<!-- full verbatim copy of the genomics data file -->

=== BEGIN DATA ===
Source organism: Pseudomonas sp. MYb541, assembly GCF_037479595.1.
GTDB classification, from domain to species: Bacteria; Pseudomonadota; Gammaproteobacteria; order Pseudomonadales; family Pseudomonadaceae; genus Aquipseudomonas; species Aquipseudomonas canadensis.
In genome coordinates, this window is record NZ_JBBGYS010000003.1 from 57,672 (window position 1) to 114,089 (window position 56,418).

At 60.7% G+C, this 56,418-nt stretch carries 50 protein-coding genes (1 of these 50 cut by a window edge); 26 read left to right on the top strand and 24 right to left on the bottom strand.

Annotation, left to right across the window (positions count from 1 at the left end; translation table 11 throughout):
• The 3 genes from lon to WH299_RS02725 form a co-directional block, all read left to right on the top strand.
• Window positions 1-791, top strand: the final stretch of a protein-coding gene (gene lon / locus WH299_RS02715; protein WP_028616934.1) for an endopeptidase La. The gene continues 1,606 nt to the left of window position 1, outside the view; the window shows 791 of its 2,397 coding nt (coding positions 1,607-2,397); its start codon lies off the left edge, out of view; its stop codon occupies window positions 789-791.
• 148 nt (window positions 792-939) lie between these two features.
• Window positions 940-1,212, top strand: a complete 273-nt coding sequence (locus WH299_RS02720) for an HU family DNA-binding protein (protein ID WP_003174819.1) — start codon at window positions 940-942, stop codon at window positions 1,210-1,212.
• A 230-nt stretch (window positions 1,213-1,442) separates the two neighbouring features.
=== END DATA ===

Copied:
Source organism: Pseudomonas sp. MYb541, assembly GCF_037479595.1.
GTDB classification, from domain to species: Bacteria; Pseudomonadota; Gammaproteobacteria; order Pseudomonadales; family Pseudomonadaceae; genus Aquipseudomonas; species Aquipseudomonas canadensis.
In genome coordinates, this window is record NZ_JBBGYS010000003.1 from 57,672 (window position 1) to 114,089 (window position 56,418).

At 60.7% G+C, this 56,418-nt stretch carries 50 protein-coding genes (1 of these 50 cut by a window edge); 26 read left to right on the top strand and 24 right to left on the bottom strand.

Annotation, left to right across the window (positions count from 1 at the left end; translation table 11 throughout):
• The 3 genes from lon to WH299_RS02725 form a co-directional block, all read left to right on the top strand.
• Window positions 1-791, top strand: the final stretch of a protein-coding gene (gene lon / locus WH299_RS02715; protein WP_028616934.1) for an endopeptidase La. The gene continues 1,606 nt to the left of window position 1, outside the view; the window shows 791 of its 2,397 coding nt (coding positions 1,607-2,397); its start codon lies off the left edge, out of view; its stop codon occupies window positions 789-791.
• 148 nt (window positions 792-939) lie between these two features.
• Window positions 940-1,212, top strand: a complete 273-nt coding sequence (locus WH299_RS02720) for an HU family DNA-binding protein (protein ID WP_003174819.1) — start codon at window positions 940-942, stop codon at window positions 1,210-1,212.
• A 230-nt stretch (window positions 1,213-1,442) separates the two neighbouring features.